Thursday, December 03, 2009

Forest’s Kineto Theatre In The News

The follow was copied from a News paper article
Published Thursday February 3, 1977 in The North Lambton Sun

Forest theatre family succumbs sells Kineto movie house
rs frDSCN0547 Grant Rumford will heave a sigh of relief the end of this month when he handed over ownership of the Kineto Theatre to the Forest Kiwanis Club.
He’ll be getting out of show business, a career he never really wanted, but fell into because he was the son of cinema pioneer Floyd Rumford and because the Kineto Theatre was such an important part of Forest.
Floyd Rumford introduced movies to Southwestern Ontario around 1905 when he hooked up a generator run from an old Ford car to a Kineto brand motion picture projector imported from England.
He showed movies at the skating rink, the town hall. In 1917, he moved to the building which houses the present theatre.
At first he worked with Mr. A. Lundry, but later formed a partnership with his brothers Tom and Marshall, two talented musicians who proved very handy in the days of silent movies.
Tom Rumford was the sound effects man, waiting for the cues on the player piano roll “sound track” to tell him when to create a thunder storm or train wreck. The other brothers and such friends as Jack Burk, Miller McPherson and David Livingstone played the piano.
Singers like Winnie McColl, then 12 years old, belted out hits like “When the Red, Red Robin Comes Bob, Bob Bobin’ Along” as the spotlights flashed on them.
Vaudeville shows, plays and mind readers like the famous Professor Gladstone also held stage of the Kineto in the early days. It was an ideal place for early commencement exercises of the Forest High School.
frDSCN0540 Floyd made history again when he staged one of the first drive-in movies at Lake Valley Grove, July 1919. Some 2,000 people swooned at a community picnic as Douglas Fairbanks Sr. swept across the screen.
The Kineto has always been a family enterprise. Grant and his brother Ted started out selling tickets and “working the floor” downstairs with an audience that was extremely well-behaved by today’s standards.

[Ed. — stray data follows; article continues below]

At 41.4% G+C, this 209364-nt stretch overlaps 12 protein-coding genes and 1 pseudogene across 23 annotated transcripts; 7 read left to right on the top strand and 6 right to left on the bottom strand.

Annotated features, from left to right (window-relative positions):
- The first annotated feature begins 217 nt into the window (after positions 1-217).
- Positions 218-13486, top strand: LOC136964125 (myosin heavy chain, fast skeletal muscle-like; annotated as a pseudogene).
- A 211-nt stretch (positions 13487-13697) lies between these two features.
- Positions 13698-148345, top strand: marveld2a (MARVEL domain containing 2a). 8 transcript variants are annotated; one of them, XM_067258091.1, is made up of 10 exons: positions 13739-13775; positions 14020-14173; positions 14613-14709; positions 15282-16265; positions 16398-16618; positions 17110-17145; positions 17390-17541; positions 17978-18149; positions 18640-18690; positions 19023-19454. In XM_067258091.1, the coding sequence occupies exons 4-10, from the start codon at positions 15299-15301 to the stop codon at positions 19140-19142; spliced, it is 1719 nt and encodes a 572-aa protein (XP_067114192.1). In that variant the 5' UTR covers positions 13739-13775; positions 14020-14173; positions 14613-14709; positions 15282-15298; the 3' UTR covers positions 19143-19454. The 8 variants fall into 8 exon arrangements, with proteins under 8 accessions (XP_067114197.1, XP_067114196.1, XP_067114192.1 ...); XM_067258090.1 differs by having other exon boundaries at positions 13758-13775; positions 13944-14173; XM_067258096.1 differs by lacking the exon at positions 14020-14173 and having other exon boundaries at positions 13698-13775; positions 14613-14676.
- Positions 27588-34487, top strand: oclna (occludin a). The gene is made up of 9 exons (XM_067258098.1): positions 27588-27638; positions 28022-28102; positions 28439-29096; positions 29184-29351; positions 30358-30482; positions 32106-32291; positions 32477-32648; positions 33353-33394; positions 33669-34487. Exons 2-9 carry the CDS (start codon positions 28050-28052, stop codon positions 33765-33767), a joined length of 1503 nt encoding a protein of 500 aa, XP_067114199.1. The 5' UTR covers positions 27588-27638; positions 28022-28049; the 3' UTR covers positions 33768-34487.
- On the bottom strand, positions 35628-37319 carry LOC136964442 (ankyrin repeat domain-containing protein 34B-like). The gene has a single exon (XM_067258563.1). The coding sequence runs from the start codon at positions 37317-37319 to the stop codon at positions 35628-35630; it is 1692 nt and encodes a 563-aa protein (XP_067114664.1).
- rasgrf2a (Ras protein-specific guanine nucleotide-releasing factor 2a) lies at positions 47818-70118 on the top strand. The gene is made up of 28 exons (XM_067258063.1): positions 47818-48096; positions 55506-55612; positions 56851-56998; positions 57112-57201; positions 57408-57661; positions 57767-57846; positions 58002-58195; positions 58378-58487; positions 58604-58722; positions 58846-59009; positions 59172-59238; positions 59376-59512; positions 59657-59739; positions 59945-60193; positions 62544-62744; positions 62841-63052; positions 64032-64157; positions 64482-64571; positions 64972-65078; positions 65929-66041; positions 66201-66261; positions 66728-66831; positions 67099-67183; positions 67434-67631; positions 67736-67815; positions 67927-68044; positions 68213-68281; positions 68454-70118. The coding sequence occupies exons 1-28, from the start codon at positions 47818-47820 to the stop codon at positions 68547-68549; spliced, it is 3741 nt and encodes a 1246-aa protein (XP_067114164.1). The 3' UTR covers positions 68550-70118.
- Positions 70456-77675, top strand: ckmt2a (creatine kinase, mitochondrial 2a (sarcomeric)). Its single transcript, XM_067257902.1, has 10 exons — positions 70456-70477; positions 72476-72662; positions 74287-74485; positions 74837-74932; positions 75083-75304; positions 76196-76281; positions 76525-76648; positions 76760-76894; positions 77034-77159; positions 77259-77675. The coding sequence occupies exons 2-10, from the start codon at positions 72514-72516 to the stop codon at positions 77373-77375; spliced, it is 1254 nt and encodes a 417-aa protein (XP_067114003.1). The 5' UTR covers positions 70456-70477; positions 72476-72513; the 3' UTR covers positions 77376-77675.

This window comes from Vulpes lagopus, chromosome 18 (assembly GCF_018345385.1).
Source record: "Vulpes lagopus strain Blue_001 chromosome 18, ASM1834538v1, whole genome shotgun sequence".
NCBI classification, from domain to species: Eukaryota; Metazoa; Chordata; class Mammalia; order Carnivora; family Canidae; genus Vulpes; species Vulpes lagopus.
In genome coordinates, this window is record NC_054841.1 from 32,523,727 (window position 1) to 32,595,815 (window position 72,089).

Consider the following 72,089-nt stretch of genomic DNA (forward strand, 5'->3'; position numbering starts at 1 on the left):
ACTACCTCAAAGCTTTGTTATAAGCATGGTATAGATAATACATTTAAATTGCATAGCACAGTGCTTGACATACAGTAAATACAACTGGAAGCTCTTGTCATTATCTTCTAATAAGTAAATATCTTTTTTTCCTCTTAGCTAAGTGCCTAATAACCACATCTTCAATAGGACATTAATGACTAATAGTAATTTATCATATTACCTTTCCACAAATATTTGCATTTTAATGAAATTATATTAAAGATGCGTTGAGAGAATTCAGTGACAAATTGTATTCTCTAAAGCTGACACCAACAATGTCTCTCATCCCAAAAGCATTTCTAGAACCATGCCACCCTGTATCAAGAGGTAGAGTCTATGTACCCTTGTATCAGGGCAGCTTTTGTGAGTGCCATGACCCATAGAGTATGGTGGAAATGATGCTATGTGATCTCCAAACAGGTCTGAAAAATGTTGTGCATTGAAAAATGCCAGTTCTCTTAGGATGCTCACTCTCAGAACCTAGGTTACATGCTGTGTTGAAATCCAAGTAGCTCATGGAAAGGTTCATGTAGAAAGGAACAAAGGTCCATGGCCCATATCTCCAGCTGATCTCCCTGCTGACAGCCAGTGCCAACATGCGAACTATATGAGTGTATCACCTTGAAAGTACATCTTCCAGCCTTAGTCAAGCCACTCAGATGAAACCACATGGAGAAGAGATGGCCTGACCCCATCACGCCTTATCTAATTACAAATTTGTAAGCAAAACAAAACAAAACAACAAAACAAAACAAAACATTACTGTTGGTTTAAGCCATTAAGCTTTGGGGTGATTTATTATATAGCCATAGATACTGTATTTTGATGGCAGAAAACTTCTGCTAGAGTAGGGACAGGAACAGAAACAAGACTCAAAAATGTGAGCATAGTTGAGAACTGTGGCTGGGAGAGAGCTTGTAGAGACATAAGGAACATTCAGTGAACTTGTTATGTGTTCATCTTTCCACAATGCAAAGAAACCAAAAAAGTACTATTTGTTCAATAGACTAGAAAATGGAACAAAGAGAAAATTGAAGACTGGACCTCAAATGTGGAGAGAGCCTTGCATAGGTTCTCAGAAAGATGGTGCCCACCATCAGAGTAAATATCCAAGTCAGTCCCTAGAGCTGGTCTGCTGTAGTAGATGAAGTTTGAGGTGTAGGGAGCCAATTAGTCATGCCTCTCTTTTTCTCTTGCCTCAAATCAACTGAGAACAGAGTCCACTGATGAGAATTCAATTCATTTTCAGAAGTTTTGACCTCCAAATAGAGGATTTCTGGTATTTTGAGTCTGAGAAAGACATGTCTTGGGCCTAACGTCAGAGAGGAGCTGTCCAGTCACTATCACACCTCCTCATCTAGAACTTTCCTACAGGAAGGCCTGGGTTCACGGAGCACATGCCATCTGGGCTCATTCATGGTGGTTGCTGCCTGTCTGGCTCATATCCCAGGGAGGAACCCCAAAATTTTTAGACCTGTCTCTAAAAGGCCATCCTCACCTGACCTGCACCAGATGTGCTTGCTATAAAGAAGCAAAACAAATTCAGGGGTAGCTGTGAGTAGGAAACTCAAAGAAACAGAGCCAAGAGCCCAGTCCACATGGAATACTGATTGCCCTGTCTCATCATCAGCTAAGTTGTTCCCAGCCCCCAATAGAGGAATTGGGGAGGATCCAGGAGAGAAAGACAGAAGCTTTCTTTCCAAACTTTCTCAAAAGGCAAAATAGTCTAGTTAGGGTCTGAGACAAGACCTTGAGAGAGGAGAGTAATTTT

After the war, Grant went into partnership with his father. He ran the business himself after Floyd died in 1966.
Floyd loved show business, Grant recalls. He went down to Toronto several times a year to book films, and would spend hours in pitched battles with the movie house agents getting the best rental prices possible. Grant says he was amazed that no fistfights ever occurred. But the two contenders met for a social evening immediately following their harangue.
Grant did things differently.
By the time he took over, most of the original movie houses had been bought up by the big international chains, and the personal touch was gone. He hired a Toronto agent to book his films.
Like other independent theatre owners who used to exist in small towns all across Canada, Grant Rumford noticed a bid drop in attendance when television cam in the 50’s. When more families hit the highways the audiences almost vanished.
In the past 25 years, Grand Rumford has watched movies theatres in Petrolia, Watford, Grand Bend, Parkhill, and Strathroy close. Today the Kineto and the Fox in Glencoe are tow of about 20 independent theatres left in Canada.
rs frDSCN0542 Why has the Kineto lasted?
Mr. Rumford credits the continuing support of Forest residents. And the annual boost visiting summer campers give. This local patronage will have to continue if the Kiwanis Club is to make a go of their new venture, he says.
But patronage is useless if there is nothing to patronize. Without the diligence and devotion of Mr. Rumford, his family and staff, the heart of Forest alive could never have survived.

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